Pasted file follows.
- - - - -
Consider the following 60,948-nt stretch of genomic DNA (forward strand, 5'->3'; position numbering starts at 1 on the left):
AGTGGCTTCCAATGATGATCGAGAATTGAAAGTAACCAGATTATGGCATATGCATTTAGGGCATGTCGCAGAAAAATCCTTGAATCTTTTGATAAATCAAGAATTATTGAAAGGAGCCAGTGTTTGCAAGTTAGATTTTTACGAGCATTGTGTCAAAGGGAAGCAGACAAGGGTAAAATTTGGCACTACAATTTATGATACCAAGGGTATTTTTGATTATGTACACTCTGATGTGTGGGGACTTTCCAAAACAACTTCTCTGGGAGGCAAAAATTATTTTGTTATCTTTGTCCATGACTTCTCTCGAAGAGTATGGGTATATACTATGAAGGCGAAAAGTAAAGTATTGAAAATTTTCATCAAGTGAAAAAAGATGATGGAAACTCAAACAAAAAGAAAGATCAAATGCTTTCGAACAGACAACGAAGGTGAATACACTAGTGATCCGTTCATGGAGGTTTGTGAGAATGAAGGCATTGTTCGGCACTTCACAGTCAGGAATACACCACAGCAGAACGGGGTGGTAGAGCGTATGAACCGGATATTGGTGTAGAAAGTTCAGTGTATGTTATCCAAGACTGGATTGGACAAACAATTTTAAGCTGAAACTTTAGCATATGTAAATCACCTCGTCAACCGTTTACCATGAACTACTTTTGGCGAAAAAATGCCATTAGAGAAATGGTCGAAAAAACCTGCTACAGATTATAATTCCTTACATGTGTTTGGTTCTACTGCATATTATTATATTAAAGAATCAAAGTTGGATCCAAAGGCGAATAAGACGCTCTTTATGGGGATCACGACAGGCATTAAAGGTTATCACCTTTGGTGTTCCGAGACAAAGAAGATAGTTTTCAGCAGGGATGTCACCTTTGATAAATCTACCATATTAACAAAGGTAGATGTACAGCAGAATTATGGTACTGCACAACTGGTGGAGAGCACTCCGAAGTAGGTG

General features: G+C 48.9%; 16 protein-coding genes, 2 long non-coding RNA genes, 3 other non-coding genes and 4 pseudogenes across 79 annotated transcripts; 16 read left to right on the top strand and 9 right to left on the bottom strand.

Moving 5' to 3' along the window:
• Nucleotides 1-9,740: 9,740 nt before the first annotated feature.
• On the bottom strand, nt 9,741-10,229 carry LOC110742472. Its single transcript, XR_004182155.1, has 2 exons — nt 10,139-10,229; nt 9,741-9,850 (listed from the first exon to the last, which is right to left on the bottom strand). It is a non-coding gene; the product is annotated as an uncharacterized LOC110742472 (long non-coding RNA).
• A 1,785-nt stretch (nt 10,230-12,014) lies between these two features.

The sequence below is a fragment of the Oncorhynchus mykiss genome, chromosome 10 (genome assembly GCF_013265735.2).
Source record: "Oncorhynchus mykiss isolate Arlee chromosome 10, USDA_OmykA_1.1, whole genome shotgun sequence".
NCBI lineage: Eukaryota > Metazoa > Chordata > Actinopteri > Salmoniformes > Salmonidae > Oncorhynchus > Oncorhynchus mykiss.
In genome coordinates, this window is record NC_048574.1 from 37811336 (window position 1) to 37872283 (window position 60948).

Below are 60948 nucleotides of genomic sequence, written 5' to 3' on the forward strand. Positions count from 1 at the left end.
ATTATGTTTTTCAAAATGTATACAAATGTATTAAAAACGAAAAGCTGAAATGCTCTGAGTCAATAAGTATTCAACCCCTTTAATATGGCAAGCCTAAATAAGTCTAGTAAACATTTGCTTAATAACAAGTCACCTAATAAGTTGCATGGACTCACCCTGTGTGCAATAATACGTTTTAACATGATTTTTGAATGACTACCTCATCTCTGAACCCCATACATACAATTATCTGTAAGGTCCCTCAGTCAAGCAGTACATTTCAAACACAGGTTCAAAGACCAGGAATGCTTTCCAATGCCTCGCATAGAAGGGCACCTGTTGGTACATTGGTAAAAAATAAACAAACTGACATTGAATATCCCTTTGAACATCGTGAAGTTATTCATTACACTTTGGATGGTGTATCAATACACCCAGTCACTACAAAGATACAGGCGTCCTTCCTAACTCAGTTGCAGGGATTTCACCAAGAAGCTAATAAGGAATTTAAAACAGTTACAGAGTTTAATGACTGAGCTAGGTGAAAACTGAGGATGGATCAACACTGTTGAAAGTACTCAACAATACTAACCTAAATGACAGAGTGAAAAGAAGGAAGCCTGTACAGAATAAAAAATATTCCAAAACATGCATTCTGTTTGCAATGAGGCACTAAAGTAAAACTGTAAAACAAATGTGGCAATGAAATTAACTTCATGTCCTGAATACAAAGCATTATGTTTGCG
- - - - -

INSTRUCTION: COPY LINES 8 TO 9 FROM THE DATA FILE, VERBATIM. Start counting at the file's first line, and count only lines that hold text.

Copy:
The sequence below is a fragment of the Oncorhynchus mykiss genome, chromosome 10 (genome assembly GCF_013265735.2).
Source record: "Oncorhynchus mykiss isolate Arlee chromosome 10, USDA_OmykA_1.1, whole genome shotgun sequence".